Mergers and acquisitions

In 2003, the company agreed to acquire Buzz, a low-cost brand previously owned by KLM, a move which O’Leary described as “unusual and uncharacteristic.”

For a measly $22 million (€20.1 million) Ryanair acquired the airline and its assets, namely six Boeing 737s and four Bae 146 aircraft, which were all on lease. Most importantly, it acquired additional slots at London Stansted Airport (STN), as well as access to numerous European airports that are “ripe for growth over the coming years,” according to Ryanair’s report.

Its next attempt at an acquisition, unfortunately, did not pan out. In September 2006, the company started its acquisition of Aer Lingus shares, initially acquiring a 19% stake at the airline. With the 19% secured, Ryanair announced its intention to acquire the Irish full-service carrier fully. However, the European Commission (EC) had other ideas and blocked the merger of the two Ireland-based airlines, as the merger would have “significantly impeded effective competition in the common market.”

The company believed it was a political decision to “appease the narrow vested interest of the Irish government,” and appealed the EC’s conclusion.

“The strategy to acquire Aer Lingus was part of this trend which would, in turn, lead to the formation of one strong Irish airline Group able to compete with the mega carriers such as Lufthansa/Swiss and Air France/KLM,” reasoned the company in a statement.

The appeal was to no avail. Ryanair, despite two additional bids, never acquired Aer Lingus. Eventually, the Irish airline was acquired by the British Airways and Iberia-created group, International Airlines Group (IAG).

Continued growth

Despite the failure to acquire a 100% stake in Aer Lingus, Ryanair’s growth spur continued, even with a $442 million (€392 million) investment in Aer Lingus’ shares. The low-cost carrier acquired a 29.4% stake.

Ryanair grew from 15.7 million passengers and 54 aircraft in 2003 to 34.8 million and 103 in 2006. The management of the company successfully balanced growth with profitability. For example, an Analysis of the EU Air Transport Industry prepared by the European Union in 2005, highlighted that Ryanair had an average fare of $60. Its closest rivals in terms of fare were easyJet (approximately $80) and the now-bankrupt SkyEurope ($80). However, the Irish low-cost carrier managed to control its costs to achieve a break-even load factor of 60%, while its load factor was just shy of 80%. Its competitors, meanwhile, struggled to do so.

Fast-forwarding more than a decade, an example of an unsuccessful attempt of growth could be Norwegian, which expanded massively, yet has been a loss-making airline.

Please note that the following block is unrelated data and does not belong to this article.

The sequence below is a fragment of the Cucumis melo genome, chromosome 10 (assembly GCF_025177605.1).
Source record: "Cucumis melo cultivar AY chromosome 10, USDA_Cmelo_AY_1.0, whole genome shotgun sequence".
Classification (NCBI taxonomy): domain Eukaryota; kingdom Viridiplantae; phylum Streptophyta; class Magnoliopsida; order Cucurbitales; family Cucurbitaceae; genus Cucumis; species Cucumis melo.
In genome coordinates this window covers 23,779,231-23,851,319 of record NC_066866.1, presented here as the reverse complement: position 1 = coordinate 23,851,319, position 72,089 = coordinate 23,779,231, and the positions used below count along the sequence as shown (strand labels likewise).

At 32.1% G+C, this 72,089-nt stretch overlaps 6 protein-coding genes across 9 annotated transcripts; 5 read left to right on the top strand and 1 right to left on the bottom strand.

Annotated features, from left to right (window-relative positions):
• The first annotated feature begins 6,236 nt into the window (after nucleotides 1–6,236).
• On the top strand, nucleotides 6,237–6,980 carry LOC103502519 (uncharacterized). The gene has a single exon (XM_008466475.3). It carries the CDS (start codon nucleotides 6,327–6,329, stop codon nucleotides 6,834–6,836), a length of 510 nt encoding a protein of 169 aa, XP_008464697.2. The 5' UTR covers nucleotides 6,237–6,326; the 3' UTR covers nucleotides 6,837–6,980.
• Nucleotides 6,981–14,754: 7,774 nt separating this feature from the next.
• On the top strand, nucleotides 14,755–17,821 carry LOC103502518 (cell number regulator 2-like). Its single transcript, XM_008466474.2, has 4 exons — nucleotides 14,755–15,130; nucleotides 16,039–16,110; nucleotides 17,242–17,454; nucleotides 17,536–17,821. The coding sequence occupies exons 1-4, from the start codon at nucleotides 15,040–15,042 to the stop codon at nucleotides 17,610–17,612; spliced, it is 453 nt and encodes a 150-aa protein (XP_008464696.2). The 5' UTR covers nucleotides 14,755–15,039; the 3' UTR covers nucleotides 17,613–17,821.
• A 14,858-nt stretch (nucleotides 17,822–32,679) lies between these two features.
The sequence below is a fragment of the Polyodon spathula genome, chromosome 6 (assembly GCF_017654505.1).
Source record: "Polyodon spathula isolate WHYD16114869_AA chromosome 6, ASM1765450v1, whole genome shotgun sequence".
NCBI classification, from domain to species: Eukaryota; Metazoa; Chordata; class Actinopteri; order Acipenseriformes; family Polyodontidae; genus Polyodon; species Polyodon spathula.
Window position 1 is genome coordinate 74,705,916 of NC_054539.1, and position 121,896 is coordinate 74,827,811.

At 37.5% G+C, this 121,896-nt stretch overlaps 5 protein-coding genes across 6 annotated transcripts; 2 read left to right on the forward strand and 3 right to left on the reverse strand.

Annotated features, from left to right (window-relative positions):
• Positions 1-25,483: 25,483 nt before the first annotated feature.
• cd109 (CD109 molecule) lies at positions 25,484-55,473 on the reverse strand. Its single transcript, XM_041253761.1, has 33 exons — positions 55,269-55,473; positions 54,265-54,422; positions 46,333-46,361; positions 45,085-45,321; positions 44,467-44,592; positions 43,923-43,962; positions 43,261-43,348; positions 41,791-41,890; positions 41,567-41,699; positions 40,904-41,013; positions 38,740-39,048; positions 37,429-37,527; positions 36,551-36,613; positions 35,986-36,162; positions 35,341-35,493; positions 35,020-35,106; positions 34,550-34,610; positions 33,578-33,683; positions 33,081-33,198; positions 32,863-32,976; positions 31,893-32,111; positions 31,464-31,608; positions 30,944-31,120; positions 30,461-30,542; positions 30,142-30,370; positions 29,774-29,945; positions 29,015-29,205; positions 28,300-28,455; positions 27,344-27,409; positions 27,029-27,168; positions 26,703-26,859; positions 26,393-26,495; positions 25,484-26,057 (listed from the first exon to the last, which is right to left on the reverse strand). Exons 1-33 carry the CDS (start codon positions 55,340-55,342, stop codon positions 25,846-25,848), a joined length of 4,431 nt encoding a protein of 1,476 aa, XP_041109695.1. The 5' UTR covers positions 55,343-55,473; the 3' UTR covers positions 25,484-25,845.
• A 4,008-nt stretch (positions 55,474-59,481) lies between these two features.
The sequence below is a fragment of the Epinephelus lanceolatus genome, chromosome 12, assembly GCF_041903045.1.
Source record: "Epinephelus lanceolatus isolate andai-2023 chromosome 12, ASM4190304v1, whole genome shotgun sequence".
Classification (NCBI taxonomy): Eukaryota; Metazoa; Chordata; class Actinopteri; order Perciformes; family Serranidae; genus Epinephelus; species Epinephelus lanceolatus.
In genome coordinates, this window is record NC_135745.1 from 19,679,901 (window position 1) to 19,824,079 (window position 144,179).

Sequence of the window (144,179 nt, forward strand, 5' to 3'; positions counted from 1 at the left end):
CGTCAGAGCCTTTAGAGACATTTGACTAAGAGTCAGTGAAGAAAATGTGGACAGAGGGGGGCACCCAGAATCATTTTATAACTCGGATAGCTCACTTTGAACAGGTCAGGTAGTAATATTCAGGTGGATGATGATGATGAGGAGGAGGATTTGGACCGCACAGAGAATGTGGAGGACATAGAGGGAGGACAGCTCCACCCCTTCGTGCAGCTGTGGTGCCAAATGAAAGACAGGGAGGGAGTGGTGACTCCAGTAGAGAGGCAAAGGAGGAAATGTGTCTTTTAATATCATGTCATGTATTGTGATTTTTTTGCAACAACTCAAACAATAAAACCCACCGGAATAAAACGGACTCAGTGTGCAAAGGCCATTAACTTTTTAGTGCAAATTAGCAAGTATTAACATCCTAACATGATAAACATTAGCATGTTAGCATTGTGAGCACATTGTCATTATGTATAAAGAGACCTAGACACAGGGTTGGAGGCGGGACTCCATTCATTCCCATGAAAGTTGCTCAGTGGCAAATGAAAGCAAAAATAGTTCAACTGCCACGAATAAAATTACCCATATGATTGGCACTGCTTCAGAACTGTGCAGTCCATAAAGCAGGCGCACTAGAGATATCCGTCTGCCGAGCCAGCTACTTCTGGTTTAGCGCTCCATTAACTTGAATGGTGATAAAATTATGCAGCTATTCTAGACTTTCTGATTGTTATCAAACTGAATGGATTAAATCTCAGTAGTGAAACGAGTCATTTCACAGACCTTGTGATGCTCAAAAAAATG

Nevertheless, the growth was not without any controversy.

Illegal airport support

In a yearly report filing with the United States’ Securities and Exchange Commission (SEC) dated September 2005, the company highlighted that it is subject to legal proceedings related to unlawful state aid from certain airports across Europe. There is no secret that one of the main ways to reduce airline costs is to operate to lesser-known, secondary airports. Possibly one of the prominent examples was Frankfurt: while full-service carriers chose Frankfurt Airport (FRA), low-cost carriers landed at Frankfurt-Hahn (HHN). Another example could be London-Southend (SEN), another airport dominated by LCCs. However, the tradeoff is that passengers have to travel much further to reach those airports.

On the other hand, airlines can market these airports as an extra gateway to a city and push the prices down as operational costs at the airports remain low, relative to the mega-hubs across the continent. For the airports, it means extra traffic which also brings in extra revenue from shops and flight activities.

But Ryanair and the government of Wallonia, a region of Belgium crossed the line, deemed the European Commission. In 2001, the two sides entered a 15-year agreement: in exchange for a substantial financial contribution, the airline would drive traffic at Brussels South Charleroi Airport (CRL) in Belgium.

Throughout the 15-year agreement, fees for a departing passenger for Ryanair ranged from $5.6 (€5) to $7.4 (€6.6). The landing fee, for example, was capped for the Irish company, while other airlines had to use a general system, whereupon the landing fee was calculated based on the aircraft’s tonnage. Further contributions, like direct cash aid for pilot recruitment or staff hospitality at the airport, were also made. In exchange, the company would base between two to four aircraft at the airport, with at least three rotations per aircraft per day.

“Ryanair is facing similar legal challenges by third parties with respect to agreements with certain other airports,” stated the SEC filing. Adverse rulings, according to the company, could cause it to rethink its strategy related to publicly or privately owned airports.

Nevertheless, other deals made throughout the three years helped to propel Ryanair into unparalleled heights. As the financial crisis of 2008 loomed around the corner, the airline was perfectly set up to handle it and even grow. Mainline carriers, on the other hand, struggled, giving way to their no-frills counterparts.

READ MORE:
 
Irish low-cost carrier Ryanair reported 95% less revenue and 99% less passengers in the first quarter of their financial year (April-June) compared to the same period of 2019, and registered the first net loss in their history.